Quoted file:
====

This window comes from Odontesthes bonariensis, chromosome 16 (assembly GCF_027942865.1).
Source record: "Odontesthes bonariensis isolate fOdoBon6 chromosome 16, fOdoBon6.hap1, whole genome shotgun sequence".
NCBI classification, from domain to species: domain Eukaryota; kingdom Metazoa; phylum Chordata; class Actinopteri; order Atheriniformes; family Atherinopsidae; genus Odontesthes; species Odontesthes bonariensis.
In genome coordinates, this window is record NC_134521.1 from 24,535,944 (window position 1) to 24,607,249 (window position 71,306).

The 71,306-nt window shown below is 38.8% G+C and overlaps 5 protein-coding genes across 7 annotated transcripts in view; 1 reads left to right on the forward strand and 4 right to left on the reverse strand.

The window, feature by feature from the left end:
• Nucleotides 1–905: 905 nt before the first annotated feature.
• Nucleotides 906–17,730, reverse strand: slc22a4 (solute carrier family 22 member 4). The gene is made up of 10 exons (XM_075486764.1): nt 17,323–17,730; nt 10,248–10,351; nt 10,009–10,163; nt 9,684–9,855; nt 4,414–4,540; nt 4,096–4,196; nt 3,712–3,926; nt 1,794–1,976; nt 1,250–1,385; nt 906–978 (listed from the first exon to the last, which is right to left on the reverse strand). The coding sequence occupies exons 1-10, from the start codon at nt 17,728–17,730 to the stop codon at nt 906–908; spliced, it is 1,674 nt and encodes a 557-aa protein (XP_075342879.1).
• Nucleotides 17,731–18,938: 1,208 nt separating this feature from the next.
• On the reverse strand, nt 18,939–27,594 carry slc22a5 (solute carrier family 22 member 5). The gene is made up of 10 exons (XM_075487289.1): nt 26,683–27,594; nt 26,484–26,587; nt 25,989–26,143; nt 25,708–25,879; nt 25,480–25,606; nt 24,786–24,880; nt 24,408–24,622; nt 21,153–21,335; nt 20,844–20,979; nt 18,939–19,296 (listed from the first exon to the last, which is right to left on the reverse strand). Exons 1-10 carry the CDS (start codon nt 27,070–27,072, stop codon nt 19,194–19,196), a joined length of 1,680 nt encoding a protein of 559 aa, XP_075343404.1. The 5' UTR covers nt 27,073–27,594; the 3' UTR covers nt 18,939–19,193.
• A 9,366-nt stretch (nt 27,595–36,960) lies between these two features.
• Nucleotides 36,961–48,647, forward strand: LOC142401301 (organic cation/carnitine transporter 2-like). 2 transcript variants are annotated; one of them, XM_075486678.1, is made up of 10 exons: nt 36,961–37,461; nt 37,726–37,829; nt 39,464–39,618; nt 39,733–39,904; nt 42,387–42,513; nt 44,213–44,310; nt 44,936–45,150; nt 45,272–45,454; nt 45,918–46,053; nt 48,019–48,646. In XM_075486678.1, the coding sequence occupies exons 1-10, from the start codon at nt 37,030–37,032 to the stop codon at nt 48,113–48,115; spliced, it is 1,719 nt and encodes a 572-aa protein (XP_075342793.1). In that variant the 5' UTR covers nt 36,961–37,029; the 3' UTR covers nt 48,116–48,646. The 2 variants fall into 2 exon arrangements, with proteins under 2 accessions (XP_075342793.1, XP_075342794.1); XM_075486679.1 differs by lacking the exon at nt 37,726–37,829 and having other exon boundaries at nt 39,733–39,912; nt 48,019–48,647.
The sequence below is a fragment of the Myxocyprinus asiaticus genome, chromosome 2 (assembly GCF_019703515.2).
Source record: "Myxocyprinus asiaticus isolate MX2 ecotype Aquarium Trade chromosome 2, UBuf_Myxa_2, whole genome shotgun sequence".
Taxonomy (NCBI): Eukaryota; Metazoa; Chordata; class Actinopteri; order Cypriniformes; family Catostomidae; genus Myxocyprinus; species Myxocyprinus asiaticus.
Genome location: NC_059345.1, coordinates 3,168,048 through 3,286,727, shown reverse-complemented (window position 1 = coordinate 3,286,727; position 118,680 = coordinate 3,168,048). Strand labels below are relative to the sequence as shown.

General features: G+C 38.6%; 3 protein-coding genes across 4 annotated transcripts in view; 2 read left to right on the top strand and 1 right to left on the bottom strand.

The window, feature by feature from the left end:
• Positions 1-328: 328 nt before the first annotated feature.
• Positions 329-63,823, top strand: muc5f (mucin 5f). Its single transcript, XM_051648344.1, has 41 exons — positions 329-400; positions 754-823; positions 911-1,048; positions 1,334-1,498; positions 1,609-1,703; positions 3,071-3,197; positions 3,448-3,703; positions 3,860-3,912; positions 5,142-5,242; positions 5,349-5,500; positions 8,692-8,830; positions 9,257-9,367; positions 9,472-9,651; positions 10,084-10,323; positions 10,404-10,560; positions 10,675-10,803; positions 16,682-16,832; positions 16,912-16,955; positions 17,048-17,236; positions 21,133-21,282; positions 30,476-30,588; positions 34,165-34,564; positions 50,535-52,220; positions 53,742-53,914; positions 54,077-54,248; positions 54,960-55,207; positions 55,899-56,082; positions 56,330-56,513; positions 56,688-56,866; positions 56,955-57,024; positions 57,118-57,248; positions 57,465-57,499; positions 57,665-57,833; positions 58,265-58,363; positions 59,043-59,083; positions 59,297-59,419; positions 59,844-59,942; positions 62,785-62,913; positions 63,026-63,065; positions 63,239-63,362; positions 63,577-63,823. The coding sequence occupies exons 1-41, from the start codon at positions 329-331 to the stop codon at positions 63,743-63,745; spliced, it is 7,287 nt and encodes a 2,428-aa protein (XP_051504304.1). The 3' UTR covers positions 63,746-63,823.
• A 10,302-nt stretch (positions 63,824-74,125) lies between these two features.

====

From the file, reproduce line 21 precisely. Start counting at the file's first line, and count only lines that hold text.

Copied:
• A 10,302-nt stretch (positions 63,824-74,125) lies between these two features.